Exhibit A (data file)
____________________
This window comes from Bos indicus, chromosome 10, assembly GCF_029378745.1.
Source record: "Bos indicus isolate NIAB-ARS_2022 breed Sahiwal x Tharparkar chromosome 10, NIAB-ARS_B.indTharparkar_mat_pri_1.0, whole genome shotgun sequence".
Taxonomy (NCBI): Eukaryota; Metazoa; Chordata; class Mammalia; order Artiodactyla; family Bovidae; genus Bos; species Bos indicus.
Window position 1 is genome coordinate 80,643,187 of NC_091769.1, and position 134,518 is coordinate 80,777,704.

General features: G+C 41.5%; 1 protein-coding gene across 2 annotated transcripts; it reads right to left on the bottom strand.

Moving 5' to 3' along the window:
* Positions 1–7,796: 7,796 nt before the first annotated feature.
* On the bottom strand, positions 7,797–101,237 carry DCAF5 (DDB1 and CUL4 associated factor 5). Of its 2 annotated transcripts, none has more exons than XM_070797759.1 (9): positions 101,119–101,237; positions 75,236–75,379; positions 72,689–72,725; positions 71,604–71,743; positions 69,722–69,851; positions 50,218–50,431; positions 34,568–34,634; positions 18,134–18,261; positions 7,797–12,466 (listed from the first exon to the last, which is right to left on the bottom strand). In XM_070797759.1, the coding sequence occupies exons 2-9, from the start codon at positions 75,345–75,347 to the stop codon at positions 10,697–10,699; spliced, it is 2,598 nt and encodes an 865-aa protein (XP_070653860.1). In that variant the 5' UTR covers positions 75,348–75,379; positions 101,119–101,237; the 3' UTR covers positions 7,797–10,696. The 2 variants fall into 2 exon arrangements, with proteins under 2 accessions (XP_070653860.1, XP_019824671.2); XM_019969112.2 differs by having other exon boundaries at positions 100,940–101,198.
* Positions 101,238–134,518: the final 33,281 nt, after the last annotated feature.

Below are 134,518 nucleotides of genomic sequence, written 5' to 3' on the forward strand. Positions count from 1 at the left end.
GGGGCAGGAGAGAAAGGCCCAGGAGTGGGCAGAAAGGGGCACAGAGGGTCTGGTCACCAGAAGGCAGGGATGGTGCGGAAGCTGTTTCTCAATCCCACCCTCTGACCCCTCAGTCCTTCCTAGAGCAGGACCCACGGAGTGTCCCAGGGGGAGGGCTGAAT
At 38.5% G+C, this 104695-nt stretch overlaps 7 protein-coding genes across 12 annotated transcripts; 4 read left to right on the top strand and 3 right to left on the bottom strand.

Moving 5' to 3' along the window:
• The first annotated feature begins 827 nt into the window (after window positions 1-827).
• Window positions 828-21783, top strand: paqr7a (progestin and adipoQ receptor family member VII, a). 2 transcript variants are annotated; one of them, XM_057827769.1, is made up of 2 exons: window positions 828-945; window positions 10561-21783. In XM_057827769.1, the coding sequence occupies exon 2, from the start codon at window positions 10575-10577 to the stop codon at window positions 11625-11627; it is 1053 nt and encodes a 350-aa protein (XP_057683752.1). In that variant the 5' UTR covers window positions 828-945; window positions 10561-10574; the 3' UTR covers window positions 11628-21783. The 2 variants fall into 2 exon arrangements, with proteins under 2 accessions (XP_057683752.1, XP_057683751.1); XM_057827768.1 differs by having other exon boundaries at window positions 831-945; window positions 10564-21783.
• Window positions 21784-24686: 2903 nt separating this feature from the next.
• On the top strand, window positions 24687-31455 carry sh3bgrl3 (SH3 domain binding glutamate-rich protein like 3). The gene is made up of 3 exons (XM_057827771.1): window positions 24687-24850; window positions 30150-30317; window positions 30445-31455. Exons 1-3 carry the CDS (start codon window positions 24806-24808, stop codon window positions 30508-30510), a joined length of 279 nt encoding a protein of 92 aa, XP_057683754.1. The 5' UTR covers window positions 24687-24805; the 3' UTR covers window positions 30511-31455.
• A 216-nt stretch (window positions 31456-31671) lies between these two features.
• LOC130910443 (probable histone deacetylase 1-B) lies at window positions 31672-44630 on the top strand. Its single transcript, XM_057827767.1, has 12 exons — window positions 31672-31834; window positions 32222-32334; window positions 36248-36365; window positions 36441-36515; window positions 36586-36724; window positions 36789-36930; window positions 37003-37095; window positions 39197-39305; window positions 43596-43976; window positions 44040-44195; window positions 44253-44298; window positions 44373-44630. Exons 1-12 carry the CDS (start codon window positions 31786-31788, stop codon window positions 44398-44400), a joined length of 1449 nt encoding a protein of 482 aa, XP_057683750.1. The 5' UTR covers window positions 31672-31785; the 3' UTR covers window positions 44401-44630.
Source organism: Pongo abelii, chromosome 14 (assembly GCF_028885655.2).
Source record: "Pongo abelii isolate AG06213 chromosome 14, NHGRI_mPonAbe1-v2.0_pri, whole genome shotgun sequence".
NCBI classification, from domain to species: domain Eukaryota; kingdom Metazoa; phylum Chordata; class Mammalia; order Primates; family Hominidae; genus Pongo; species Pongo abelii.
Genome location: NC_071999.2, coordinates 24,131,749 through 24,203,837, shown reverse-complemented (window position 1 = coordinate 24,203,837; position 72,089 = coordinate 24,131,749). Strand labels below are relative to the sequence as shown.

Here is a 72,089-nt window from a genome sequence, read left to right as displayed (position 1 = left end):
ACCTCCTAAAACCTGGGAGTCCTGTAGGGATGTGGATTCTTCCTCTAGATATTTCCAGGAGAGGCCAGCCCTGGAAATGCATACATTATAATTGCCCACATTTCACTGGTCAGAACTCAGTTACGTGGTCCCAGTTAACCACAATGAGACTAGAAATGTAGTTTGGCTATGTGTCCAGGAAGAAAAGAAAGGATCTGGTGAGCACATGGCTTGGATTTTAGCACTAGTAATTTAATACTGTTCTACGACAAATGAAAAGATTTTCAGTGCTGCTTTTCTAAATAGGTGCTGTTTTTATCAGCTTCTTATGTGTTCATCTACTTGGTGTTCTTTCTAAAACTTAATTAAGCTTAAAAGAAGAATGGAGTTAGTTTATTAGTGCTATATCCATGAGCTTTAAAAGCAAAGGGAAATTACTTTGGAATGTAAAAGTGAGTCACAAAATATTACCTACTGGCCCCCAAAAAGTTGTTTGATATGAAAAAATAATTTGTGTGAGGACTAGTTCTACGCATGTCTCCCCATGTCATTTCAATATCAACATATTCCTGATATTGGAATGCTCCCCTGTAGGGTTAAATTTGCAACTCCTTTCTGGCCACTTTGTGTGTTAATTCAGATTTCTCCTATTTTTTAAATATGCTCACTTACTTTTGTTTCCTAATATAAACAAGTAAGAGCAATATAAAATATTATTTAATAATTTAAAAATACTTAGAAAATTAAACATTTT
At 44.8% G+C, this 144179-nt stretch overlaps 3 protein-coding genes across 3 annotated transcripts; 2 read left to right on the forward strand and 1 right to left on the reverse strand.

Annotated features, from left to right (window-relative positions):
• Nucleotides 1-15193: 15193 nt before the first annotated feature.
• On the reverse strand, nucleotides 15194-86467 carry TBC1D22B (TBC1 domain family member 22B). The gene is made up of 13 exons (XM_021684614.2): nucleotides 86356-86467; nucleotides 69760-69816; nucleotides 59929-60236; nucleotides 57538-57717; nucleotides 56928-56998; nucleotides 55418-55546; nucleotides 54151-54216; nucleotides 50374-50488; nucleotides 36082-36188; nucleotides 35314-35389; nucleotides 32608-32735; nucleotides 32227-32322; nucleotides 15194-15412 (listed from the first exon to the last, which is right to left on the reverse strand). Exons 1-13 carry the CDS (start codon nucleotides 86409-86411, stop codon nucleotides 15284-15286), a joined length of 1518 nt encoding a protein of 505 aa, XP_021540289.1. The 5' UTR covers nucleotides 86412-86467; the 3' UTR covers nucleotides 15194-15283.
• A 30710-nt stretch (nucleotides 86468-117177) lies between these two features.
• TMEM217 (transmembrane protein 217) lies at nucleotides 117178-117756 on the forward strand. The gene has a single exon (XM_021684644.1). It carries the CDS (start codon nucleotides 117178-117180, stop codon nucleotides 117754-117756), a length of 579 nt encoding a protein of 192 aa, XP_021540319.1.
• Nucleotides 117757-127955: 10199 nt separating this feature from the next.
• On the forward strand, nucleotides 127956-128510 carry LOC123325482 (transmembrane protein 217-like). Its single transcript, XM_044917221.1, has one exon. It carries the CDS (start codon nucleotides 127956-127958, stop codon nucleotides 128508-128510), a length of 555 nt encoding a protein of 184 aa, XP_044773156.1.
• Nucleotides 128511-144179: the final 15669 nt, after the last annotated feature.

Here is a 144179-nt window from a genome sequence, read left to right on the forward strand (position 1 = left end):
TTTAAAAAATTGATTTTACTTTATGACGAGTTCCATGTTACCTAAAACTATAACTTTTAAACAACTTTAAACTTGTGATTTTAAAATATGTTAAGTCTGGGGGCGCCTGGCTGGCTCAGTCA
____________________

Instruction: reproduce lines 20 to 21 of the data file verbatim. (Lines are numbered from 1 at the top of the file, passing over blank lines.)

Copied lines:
Source organism: Pongo abelii, chromosome 14 (assembly GCF_028885655.2).
Source record: "Pongo abelii isolate AG06213 chromosome 14, NHGRI_mPonAbe1-v2.0_pri, whole genome shotgun sequence".